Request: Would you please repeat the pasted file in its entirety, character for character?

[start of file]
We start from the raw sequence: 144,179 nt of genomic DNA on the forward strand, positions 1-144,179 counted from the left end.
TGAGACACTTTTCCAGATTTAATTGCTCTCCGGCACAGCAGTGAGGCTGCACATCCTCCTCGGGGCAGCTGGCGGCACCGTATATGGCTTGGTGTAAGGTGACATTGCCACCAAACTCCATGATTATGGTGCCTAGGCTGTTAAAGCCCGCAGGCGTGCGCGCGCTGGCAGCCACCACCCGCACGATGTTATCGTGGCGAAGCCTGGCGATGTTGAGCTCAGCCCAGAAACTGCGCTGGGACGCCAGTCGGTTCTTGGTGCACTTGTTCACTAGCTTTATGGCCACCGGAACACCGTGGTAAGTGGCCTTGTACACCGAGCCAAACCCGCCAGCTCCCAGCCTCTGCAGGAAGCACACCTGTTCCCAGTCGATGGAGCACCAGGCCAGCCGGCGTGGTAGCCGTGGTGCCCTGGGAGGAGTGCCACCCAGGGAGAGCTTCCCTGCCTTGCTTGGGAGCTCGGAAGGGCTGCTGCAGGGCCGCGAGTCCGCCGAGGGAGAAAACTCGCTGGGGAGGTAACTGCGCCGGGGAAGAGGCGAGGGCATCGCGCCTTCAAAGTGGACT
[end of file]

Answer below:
We start from the raw sequence: 144,179 nt of genomic DNA on the forward strand, positions 1-144,179 counted from the left end.
TGAGACACTTTTCCAGATTTAATTGCTCTCCGGCACAGCAGTGAGGCTGCACATCCTCCTCGGGGCAGCTGGCGGCACCGTATATGGCTTGGTGTAAGGTGACATTGCCACCAAACTCCATGATTATGGTGCCTAGGCTGTTAAAGCCCGCAGGCGTGCGCGCGCTGGCAGCCACCACCCGCACGATGTTATCGTGGCGAAGCCTGGCGATGTTGAGCTCAGCCCAGAAACTGCGCTGGGACGCCAGTCGGTTCTTGGTGCACTTGTTCACTAGCTTTATGGCCACCGGAACACCGTGGTAAGTGGCCTTGTACACCGAGCCAAACCCGCCAGCTCCCAGCCTCTGCAGGAAGCACACCTGTTCCCAGTCGATGGAGCACCAGGCCAGCCGGCGTGGTAGCCGTGGTGCCCTGGGAGGAGTGCCACCCAGGGAGAGCTTCCCTGCCTTGCTTGGGAGCTCGGAAGGGCTGCTGCAGGGCCGCGAGTCCGCCGAGGGAGAAAACTCGCTGGGGAGGTAACTGCGCCGGGGAAGAGGCGAGGGCATCGCGCCTTCAAAGTGGACT